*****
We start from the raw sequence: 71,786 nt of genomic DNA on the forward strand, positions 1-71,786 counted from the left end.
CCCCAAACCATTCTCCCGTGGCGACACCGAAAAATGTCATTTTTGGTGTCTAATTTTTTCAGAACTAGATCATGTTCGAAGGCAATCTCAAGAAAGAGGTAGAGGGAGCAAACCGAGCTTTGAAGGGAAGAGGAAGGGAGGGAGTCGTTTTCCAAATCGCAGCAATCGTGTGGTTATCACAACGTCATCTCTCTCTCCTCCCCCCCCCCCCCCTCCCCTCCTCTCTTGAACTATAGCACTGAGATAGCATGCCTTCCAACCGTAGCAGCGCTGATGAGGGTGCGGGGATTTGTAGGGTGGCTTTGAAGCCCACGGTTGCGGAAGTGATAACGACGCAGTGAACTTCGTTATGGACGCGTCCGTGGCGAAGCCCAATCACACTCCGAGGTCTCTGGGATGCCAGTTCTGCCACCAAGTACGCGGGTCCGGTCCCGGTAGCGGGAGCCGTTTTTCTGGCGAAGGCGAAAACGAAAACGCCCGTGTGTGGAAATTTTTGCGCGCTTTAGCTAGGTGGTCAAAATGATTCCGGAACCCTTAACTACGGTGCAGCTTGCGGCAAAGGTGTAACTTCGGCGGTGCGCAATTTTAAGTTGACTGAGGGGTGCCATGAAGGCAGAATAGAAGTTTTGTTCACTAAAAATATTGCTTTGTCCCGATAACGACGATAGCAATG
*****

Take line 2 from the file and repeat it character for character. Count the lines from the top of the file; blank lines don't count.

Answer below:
CCCCAAACCATTCTCCCGTGGCGACACCGAAAAATGTCATTTTTGGTGTCTAATTTTTTCAGAACTAGATCATGTTCGAAGGCAATCTCAAGAAAGAGGTAGAGGGAGCAAACCGAGCTTTGAAGGGAAGAGGAAGGGAGGGAGTCGTTTTCCAAATCGCAGCAATCGTGTGGTTATCACAACGTCATCTCTCTCTCCTCCCCCCCCCCCCCCTCCCCTCCTCTCTTGAACTATAGCACTGAGATAGCATGCCTTCCAACCGTAGCAGCGCTGATGAGGGTGCGGGGATTTGTAGGGTGGCTTTGAAGCCCACGGTTGCGGAAGTGATAACGACGCAGTGAACTTCGTTATGGACGCGTCCGTGGCGAAGCCCAATCACACTCCGAGGTCTCTGGGATGCCAGTTCTGCCACCAAGTACGCGGGTCCGGTCCCGGTAGCGGGAGCCGTTTTTCTGGCGAAGGCGAAAACGAAAACGCCCGTGTGTGGAAATTTTTGCGCGCTTTAGCTAGGTGGTCAAAATGATTCCGGAACCCTTAACTACGGTGCAGCTTGCGGCAAAGGTGTAACTTCGGCGGTGCGCAATTTTAAGTTGACTGAGGGGTGCCATGAAGGCAGAATAGAAGTTTTGTTCACTAAAAATATTGCTTTGTCCCGATAACGACGATAGCAATG